Killer Renaults: 1982 R5 Turbo 2 + 2003 Clio V6

By: Cliff Chambers, Photography by: Ben Galli


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These two titans come from different backgrounds yet have many similarities

Forty years ago or thereabouts, a genre of motor sport renowned for its safety was about to turn ferocious and deadly.

Rallying until the 1980s had been a test of survival rather than outright speed. Cars that were stripped back to save weight were then strengthened to survive abuse and protect their occupants in a crash.

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Power before the advent of Group B rally competition was not a huge consideration, but once the rule book was buried so deep that not even Indiana Jones could find it, rally cars began delivering such prodigious performance that minor errors could bring a catastrophic results.

A pioneer of this category was Renault’s tiny but ultimately terrifying 5 Turbo. In a manner not previously attempted, the 5T’s designers ripped the back seat out of an innocuous commuter car and replaced it with a transaxle and turbo-boosted engine.

| Read next: 1985 Renault 5 Turbo 2

The Turbo’s time at the top was destined to be brief, however. It delivered power through a pair of huge but overworked rear tyres and always would, but within months its rally scene rivals were producing even more kilowatts and sending them to the road via sophisticated, all-wheel drive transmissions. However, the 5’s influence did not fade.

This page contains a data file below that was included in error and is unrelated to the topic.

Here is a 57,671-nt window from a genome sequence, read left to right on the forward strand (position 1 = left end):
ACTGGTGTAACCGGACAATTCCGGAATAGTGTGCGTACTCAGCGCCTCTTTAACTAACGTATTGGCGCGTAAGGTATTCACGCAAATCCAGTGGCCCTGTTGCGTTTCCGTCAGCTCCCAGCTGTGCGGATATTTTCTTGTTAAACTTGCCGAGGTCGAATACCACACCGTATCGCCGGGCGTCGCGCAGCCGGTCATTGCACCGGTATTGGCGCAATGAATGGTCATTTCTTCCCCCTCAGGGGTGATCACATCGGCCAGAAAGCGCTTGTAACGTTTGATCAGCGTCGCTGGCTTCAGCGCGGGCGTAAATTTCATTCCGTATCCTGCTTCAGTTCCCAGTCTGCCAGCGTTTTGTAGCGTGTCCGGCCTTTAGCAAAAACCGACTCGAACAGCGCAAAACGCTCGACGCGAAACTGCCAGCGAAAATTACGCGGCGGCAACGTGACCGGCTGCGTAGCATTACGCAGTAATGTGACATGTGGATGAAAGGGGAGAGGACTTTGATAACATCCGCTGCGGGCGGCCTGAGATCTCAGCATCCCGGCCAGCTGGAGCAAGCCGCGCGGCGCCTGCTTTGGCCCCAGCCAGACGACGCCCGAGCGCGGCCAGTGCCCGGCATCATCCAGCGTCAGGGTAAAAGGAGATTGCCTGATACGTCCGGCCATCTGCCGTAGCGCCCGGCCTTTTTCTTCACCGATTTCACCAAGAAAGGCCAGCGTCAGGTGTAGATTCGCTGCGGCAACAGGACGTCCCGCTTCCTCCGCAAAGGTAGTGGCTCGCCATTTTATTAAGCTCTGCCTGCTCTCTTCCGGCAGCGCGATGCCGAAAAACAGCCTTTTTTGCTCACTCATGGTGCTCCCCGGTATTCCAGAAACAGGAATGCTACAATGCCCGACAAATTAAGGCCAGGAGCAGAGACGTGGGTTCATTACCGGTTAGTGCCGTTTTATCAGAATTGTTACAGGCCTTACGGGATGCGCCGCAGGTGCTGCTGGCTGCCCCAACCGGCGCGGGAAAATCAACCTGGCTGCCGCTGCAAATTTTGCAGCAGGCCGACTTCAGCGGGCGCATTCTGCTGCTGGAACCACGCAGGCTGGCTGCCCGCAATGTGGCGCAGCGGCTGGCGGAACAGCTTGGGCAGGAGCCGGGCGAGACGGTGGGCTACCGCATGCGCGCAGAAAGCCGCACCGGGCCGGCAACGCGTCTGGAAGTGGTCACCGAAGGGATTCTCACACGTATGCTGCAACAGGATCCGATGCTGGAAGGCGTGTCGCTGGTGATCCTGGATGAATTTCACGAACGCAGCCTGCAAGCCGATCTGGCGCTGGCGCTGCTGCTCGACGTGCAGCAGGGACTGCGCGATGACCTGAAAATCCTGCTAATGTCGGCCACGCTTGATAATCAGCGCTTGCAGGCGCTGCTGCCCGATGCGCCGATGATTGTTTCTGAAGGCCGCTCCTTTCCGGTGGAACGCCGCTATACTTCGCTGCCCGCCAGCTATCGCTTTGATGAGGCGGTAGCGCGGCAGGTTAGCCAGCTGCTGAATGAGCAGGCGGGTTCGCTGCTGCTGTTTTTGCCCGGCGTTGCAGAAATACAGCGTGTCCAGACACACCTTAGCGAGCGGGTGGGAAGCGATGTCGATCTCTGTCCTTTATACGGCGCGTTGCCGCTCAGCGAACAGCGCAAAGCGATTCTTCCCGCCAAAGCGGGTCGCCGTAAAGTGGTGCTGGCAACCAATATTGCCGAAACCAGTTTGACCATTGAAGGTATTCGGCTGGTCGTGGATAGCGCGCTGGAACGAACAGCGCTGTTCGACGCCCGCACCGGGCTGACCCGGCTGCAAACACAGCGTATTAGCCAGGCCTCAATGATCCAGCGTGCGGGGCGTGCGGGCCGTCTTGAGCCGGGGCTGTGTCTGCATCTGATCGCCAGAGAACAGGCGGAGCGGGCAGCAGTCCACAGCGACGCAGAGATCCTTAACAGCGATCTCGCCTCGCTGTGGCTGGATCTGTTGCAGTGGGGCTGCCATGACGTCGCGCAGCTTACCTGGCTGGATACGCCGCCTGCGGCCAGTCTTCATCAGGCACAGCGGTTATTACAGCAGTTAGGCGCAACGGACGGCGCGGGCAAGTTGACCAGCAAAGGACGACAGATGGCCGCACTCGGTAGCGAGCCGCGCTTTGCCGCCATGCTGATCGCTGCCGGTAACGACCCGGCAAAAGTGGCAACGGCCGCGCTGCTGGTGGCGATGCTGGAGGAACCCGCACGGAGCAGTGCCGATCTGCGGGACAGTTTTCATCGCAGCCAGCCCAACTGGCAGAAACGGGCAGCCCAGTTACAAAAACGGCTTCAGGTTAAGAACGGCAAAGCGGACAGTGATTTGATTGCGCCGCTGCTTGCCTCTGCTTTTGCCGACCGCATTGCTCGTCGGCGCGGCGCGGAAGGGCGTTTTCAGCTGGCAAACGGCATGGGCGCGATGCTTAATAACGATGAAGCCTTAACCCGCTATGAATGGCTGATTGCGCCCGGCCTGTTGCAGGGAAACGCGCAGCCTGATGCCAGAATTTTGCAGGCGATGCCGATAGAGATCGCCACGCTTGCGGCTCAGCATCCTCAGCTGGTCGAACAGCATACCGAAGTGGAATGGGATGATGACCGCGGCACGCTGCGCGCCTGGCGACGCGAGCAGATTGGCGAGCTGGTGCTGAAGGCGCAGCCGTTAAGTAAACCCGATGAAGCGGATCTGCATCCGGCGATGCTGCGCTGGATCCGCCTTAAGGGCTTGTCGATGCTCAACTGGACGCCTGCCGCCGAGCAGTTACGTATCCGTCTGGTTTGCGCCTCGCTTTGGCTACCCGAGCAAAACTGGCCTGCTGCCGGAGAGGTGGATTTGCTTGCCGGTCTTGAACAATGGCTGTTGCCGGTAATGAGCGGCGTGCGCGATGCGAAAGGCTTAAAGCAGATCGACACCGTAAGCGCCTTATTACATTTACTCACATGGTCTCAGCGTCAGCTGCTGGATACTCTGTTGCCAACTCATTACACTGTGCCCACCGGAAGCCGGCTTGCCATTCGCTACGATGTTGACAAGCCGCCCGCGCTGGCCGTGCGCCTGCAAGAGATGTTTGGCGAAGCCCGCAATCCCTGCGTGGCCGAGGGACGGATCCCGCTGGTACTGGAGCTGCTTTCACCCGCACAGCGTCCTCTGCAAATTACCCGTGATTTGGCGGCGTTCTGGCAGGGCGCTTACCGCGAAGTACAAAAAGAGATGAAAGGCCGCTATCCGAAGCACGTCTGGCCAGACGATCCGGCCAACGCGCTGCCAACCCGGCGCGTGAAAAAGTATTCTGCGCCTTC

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Two decades later, another compact Renault with its engine mounted rearward of the occupants would appear; a car vastly more sophisticated than the original but drawing heavily on its heritage. Enter, the Renault Clio V6.

Where these two cars differ is abundantly obvious. Where their similarities lie becomes apparent when they are driven, preferably by people with experience and respect for the challenges of their layout.

| Read next: 2019 Renault Alpine A110 Premiere Edition

Age here takes precedence, especially because existence of the V6 was so dependent on memories of the R5.

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It had appeared in ‘civilian’ form during 1972 and quickly became dominant in a market segment that became known as the ‘Superminis’.

These were bigger and with more room than BMC’s benchmark Mini, but still compact, front-engined and front wheel drive. All of the major French manufacturers produced one, as did Volkswagen, Fiat, Ford, Vauxhall and of course Leyland in Britain.

| Read next: Renault Clio II Sport 172/182

While R5 sales (more than 5 million over 13 years) kept the cash flowing, Renault was able to enjoy rally success via its Alpine subsidiary and the rear- engined A110 coupe. World Championship rallying had only just begun, and Renault was no doubt thrilled to secure the inaugural WRC manufacturer’s title ahead of Fiat and Ford.

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A year later though, Fiat via its Lancia Stratos association was on the top step, with Renault left wondering how it might respond.

| Read next: Renault Clio V6 255

Unless subject to some serious fettling, the friendly little 5 was never going to blast anyone’s rally rocket off a snowbound road, but then along came Jean Terramorsi with radical plans in mind.

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He was Renault’s production chief, with influence over the brand’s motor sporting efforts, and authorised a car that would return Renault to rally prominence. Styling house Bertone was given the job of shaping new rear bodywork to accommodate a transaxle and oversized wheels, with styling guru Marcello Gandini working alongside Renault’s talented bunch of turbo-savvy engineers.